Navigating national security reviews worldwide
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As national security reviews of foreign direct investment (FDI) grow into a global phenomenon, understanding the rules and pitfalls of the applicable FDI regimes is quickly becoming evermore critical in cross-border transactions.
Governments worldwide are focusing greater scrutiny on FDI into their countries. In particular, an increasing number of cross-border transactions are getting caught in the net of national security reviews that are being either strengthened or newly established across the globe.
In 2017, there are ongoing calls and steps being taken worldwide to broaden this scrutiny. Just by way of example, in the United States, a set of bills were introduced in the US Congress that propose to expand the scope and reach of the Committee on Foreign Investment in the United States (CFIUS). In Australia, the Critical Infrastructure Centre was established to address the Australian government's concerns about investors with access to and control of Australian critical infrastructure. And in Germany, the scope of sector-specific reviews was extended to key defense technologies. China's new Cybersecurity Law went into effect, providing additional national security review and standards for companies engaged in or seeking to engage in network and data operations in China.
Because it is critical for cross-border investors to know in detail each country's current requirements, we have updated the report on national security reviews we published last year, which covered the United States, France, Germany, the Russian Federation, Australia and China, and added new chapters on Canada, the European Union, Finland, Italy, the United Kingdom, and Japan to reflect the widespread changes occurring worldwide.
Deals are generally approved, but reviews are often taking longer and transactions are being scrutinized rigorously. To read the article, please click here.
While few deals are challenged in Canada, national security reviews are becoming more common and complex. To read the article, please click here.
European investment screening "light"—First steps toward European investment controls. To read the article, please click here.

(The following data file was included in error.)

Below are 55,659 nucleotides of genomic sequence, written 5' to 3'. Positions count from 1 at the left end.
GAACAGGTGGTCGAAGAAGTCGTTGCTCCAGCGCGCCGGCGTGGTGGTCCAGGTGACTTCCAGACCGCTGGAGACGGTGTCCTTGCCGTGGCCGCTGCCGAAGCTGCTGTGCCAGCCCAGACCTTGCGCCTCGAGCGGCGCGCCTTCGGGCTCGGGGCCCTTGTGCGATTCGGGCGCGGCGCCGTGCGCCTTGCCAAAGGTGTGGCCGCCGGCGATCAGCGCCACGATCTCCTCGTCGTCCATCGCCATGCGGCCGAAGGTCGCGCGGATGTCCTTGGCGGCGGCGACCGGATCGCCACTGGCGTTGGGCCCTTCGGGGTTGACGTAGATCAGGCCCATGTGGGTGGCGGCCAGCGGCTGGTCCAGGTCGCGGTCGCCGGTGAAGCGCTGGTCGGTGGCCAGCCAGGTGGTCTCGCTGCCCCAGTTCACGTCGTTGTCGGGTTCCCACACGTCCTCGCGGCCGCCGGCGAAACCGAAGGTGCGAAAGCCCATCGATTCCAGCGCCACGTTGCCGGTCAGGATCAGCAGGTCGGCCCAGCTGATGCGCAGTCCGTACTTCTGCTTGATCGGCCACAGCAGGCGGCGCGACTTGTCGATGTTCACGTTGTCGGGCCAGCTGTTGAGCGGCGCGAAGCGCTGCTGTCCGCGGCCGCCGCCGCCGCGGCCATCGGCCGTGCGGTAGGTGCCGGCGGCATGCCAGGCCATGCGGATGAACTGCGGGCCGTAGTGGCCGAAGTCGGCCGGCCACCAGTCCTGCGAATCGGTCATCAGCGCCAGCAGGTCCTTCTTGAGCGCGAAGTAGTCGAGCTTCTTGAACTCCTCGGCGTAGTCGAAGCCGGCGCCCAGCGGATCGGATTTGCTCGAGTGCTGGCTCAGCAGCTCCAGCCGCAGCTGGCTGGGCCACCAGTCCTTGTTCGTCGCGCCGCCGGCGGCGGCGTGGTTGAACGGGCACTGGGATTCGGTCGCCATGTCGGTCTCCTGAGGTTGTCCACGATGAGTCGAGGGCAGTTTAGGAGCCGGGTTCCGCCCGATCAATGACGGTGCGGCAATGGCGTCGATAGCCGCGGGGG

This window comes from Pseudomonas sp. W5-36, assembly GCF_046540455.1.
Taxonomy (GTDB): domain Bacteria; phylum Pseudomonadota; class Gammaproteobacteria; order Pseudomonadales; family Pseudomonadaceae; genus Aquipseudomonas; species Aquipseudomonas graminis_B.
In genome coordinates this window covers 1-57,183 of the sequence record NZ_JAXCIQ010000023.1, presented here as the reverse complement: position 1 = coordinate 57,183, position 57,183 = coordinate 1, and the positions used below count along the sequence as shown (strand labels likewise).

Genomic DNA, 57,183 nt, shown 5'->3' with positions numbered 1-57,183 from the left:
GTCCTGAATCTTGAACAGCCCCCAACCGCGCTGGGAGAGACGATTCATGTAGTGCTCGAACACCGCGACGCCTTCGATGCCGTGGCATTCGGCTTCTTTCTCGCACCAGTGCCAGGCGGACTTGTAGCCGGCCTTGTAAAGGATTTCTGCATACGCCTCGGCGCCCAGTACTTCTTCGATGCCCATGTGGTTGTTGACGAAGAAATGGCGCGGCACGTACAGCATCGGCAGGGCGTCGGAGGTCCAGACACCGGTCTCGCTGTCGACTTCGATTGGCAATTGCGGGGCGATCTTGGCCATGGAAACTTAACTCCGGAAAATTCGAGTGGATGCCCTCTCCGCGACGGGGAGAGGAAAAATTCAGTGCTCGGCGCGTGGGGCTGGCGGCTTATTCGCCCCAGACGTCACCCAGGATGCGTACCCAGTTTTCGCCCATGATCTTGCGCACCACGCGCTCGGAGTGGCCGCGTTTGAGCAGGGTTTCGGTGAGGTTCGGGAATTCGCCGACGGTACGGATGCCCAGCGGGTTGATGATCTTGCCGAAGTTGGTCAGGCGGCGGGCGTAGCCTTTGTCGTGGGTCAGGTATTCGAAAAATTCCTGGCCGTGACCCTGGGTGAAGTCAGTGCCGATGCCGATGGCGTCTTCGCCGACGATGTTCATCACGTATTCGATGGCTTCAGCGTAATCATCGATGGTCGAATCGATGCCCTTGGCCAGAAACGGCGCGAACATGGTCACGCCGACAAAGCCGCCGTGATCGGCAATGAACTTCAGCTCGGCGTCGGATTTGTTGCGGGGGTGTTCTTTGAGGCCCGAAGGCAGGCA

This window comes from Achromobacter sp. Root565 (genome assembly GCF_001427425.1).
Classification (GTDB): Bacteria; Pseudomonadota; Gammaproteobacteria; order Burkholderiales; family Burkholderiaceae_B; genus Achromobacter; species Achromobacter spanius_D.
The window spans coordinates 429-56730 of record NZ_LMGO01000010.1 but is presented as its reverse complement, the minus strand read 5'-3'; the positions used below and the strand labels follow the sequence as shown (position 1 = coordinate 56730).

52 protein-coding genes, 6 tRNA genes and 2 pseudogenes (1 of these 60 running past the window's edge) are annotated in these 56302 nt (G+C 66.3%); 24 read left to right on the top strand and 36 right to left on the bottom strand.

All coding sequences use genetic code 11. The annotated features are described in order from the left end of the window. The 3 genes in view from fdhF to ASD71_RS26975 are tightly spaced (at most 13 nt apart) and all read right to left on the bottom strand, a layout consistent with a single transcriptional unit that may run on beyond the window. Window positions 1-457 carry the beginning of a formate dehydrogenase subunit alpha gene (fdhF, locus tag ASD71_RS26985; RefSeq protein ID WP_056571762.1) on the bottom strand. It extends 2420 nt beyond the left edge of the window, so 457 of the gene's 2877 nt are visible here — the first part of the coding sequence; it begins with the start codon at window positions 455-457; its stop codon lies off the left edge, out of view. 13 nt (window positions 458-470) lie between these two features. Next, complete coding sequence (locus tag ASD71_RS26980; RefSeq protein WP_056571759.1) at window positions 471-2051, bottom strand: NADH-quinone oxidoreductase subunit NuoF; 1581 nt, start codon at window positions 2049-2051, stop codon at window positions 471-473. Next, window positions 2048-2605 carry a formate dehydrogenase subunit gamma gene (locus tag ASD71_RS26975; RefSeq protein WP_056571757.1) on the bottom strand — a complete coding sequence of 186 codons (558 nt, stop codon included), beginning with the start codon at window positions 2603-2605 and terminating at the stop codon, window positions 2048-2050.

Deals are generally not blocked in Finland. To read the article, please click here.
Following the Montebourg Decree in 2014, the scope of activities covered by national security reviews has been significantly extended to several key industries. To read the article, please click here.
Stricter regime for reviews of inbound transactions applied by the Federal Ministry for Economic Affairs and Energy. To read the article, please click here.
Deals are generally not blocked by the Italian government. However, in connection with the clearance process, conditions may be imposed that have a significant impact on the investment. To read the article, please click here.
2017 amendments to Russian foreign investment laws potentially require approval of any transaction by any foreign investor regarding any Russian company to ensure national defense and state security. To read the article, please click here.
National security interventions have, with one exception, involved defense considerations. To read the article, please click here.
Australia requires a wide variety of investments by foreign businesses to be reviewed and approved before completion. To read the article, please click here.
China is attempting to implement a more structured and comprehensive system to keep a closer eye on economic deals that might have security implications. To read the article, please click here.
Past deals have almost all been approved, but 2017 amendments to FEFTA widened the scope of review and strengthened enforcement mechanisms. To read the article, please click here.
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